The Chappel viaduct carries a section of the Gainsborough line
|Locale||Essex and Suffolk|
|Line length||11 miles 53 chains (18.77 km)|
|Number of tracks||1|
|Track gauge||4 ft 8 1⁄2 in (1,435 mm) standard gauge|
The Gainsborough line is the current marketing name of the Sudbury branch line, a railway branch line off the Great Eastern Main Line in the east of England, that links Marks Tey in Essex with Sudbury in Suffolk. It is 11 miles 53 chains (18.77 km) in length and single-track throughout. The line's Engineer's Line Reference is SUD.
Prior to the Beeching cuts initiated in the 1960s, the line, then known as the Stour Valley Railway, continued beyond Sudbury to Shelford in Cambridgeshire. Today the line is part of the Network Rail Strategic Route 7, SRS 07.10, and is classified as a rural line.
As of December 2016 the stations and all trains serving them are operated by Greater Anglia. The typical service frequency is one train per hour in each direction, with a timetabled journey time between one terminus and the other of 19 minutes.
In 2005 the line received around £3 million of investment, which saw around 5 miles (8 km) of old jointed track replaced with new continuous welded rail. Further investment was made in 2006 to replace around 6 miles (10 km) of track, leaving just the Chappel viaduct and Lamarsh to Sudbury sections in need of modernisation. This work was completed in 2007.
The current name of the line commemorates the painter Thomas Gainsborough, who was born in Sudbury; the previous name was the Lovejoy line, after the television series Lovejoy, which was filmed in the Sudbury area.
All passenger services on the line are currently operated by Greater Anglia, which runs an hourly service with frequency increasing slightly during peak hours. Outside of the weekday morning peak, Bures station is a request stop. The last departure from Sudbury at the end of each day is extended to Colchester.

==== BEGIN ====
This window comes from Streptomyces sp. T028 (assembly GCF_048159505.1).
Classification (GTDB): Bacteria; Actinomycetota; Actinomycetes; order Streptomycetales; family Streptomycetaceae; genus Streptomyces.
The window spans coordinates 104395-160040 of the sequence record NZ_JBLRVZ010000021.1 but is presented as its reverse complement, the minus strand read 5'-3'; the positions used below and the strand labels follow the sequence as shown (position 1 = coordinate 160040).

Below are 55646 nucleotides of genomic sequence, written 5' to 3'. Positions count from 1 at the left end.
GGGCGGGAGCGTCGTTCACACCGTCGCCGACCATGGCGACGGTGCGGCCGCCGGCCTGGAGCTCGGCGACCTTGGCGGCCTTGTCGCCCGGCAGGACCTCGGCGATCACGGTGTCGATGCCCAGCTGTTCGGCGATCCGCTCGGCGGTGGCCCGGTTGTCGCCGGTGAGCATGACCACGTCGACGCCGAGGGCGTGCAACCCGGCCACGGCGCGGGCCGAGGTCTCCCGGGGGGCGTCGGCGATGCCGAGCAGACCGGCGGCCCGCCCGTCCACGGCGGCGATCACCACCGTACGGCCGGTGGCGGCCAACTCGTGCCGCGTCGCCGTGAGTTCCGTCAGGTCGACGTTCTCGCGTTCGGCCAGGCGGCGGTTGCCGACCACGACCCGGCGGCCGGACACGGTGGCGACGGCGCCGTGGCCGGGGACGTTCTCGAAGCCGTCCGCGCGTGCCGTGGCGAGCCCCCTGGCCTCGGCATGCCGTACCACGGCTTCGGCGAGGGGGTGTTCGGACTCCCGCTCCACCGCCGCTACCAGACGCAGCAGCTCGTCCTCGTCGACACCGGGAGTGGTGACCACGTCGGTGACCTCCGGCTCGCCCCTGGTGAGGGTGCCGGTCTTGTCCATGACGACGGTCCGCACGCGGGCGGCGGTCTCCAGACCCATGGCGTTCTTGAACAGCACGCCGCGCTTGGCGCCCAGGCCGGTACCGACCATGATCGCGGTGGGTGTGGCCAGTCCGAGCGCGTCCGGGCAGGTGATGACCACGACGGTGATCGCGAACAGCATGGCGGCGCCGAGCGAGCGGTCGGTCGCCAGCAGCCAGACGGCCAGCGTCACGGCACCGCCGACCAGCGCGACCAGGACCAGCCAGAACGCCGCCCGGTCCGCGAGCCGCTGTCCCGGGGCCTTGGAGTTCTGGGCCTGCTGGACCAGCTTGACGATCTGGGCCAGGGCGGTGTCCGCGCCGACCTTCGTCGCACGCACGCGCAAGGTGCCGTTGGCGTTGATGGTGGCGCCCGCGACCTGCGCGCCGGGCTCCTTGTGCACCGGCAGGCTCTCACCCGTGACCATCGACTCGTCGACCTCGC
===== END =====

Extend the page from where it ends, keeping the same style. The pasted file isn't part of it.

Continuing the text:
The line is single track throughout, has a loading gauge of W6, and a maximum speed of 50 mph. Unlike other branches in the area, such as the Braintree branch line and Mayflower line to Harwich Town, the Gainsborough line is not electrified and so trains are formed of Class 153 and Class 156 diesel units.
Accidents and incidents
- On 12 July 1887 one person was killed at Bures when part of a runaway train collided with a crossing gate.
- On 27 January 2006 at least four passengers were slightly injured when a Class 156 train ran into the buffer stop at Sudbury. The 6:05 pm service from Marks Tey was travelling at a speed at the time of the collision of approximately six miles per hour. An investigation determined that the driver failed to apply the brakes in a "timely and appropriate manner".
- On 17 August 2010 the Little Cornard derailment occurred when the 5:31 pm service from Sudbury collided with a lorry that had entered a level crossing without permission. The train driver and four passengers were seriously injured in the accident.
- "Engineer's line reference".
- "Route 7 – Great Eastern" (PDF). Network Rail. Retrieved 22 May 2009.
- "Community Railways". Network Rail.
- "Home". Essex and South Suffolk Community Rail Partnership.
- "Sudbury, Peterborough and Lowestoft get a better link for commuters as Abellio signs new franchise for Greater Anglia services". East Anglian Daily Times. 11 August 2016.
- Allen, Cecil J. (1955). The Great Eastern Railway. Shepperton: Ian Allan Ltd. p. 61. ISBN 0-7110-0659-8.
- "Accident at Bures on 12th July 1887". Railways Archive.
- "Rail Accident Report: Collision between train and buffer stops at Sudbury, 27 January 2006" (PDF). Rail Accident Investigation Branch, Department for Transport. December 2006 – via Railways Archive.
- Complete history of the branch line from 1849 Bures web site